After a week of hard work, the weekend is a fun time for friends to get together for some drinks, some laughs, and maybe a party game? A favourite is the collaborative card game Hanabi, which won the 2013 Spiel des Jahres and 2013 Fairplay À la Carte Award. The game has now drawn the attention of AI researchers.
With the impressive introduction of AlphaStar into the real-time strategy video game StarCraft II and the earlier triumph of AlphaGo over top pros in the ancient board game Go, British artificial intelligent company DeepMind is a leader in AI gameplay. In collaboration with Google Brain, DeepMind has now open sourced its Hanabi Learning Environment (HLE), a platform for evaluating AI performance in the popular game.
Named after the Japanese word for “fireworks”, Hanabi is a cooperative game for two to five players, who must play their cards in a specific order to trigger a simulated pyrotechnics display. Each player’s cards are visible to all other players but not themselves. In turn, players choose to either give information, discard a card, or play a card. Most players follow basic conventions and some have developed advanced strategies such as priority prompts, priority finesses, and bluffs. The game is challenging for AI agents as it is based on imperfect information, limited communication and reasoning, and successful leveraging of theory of mind.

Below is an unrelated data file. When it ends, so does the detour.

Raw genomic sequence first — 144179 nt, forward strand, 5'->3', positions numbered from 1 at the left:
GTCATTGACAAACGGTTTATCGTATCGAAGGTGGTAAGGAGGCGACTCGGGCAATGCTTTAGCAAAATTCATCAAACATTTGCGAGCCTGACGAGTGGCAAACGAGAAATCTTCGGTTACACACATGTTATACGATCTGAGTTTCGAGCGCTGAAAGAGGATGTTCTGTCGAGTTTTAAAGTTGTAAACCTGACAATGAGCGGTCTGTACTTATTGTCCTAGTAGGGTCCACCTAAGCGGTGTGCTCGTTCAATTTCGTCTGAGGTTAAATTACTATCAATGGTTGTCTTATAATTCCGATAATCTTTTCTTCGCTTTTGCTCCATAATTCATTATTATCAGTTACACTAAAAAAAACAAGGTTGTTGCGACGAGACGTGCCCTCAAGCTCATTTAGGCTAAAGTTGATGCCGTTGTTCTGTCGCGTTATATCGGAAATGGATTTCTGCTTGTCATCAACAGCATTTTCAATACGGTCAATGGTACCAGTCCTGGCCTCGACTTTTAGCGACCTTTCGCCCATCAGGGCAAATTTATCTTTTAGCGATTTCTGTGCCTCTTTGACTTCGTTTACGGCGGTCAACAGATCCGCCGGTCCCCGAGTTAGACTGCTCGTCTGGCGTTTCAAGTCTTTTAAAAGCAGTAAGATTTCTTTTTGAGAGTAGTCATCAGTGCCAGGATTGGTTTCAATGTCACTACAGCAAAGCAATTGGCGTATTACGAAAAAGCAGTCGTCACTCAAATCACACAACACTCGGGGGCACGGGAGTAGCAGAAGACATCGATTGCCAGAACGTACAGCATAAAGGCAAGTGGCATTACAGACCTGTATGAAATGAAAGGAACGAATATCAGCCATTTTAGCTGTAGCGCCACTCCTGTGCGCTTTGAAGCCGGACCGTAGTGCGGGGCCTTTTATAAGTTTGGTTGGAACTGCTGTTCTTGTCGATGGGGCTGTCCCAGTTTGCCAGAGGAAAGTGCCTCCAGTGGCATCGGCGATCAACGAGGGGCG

HLE framework researchers trained AI agents using three state-of-the-art reinforcement learning algorithms in both self-play (playing with close friends who share the same conventions) and ad hoc team play (playing with unknown partners) modes.
In the self-play setting, the learning agents Rainbow, Actor-Critic-Hanabi-Agent (ACHA) and Bayesian Action Decoder (BAD) all played considerately well in 2-player game experiments. Yet both Rainbow and ACHA agents performed worse as the numbers of players increased, and were inferior to rule-based, hand-coded agents in multiplayer games.
The authors also picked ten independently trained ACHA agents and one Rainbow agent to examine their performance in ad hoc team play over 1000 games. In contrast to self-play mode, experiment results showed all AI agents encountering difficulties when playing with unfamiliar teammates in both two-player and four-player games, with some ad-hoc teams scoring close to zero points. Unlike humans who can quickly learn from new players and adjust strategies accordingly, the AI agents tended to rigidly rely on and follow their learned skills and strategies.
Despite the difficulties in achieving or eclipsing human performance, the introduction of HLE provides a promising research framework for further improvement of AI Hanabi gameplay. One of the HLE paper authors, DeepMind research scientist Marc G. Bellemare, wrote in his blog, “I look forward to seeing the beautiful cooperation that must emerge from Hanabi research.”
For more information about the work, readers can refer to the paper The Hanabi Challenge: A New Frontier for AI Research on arVix. The HLE code is on GitHub.
Source: Synced China
Localization: Tingting Cao | Editor: Michael Sarazen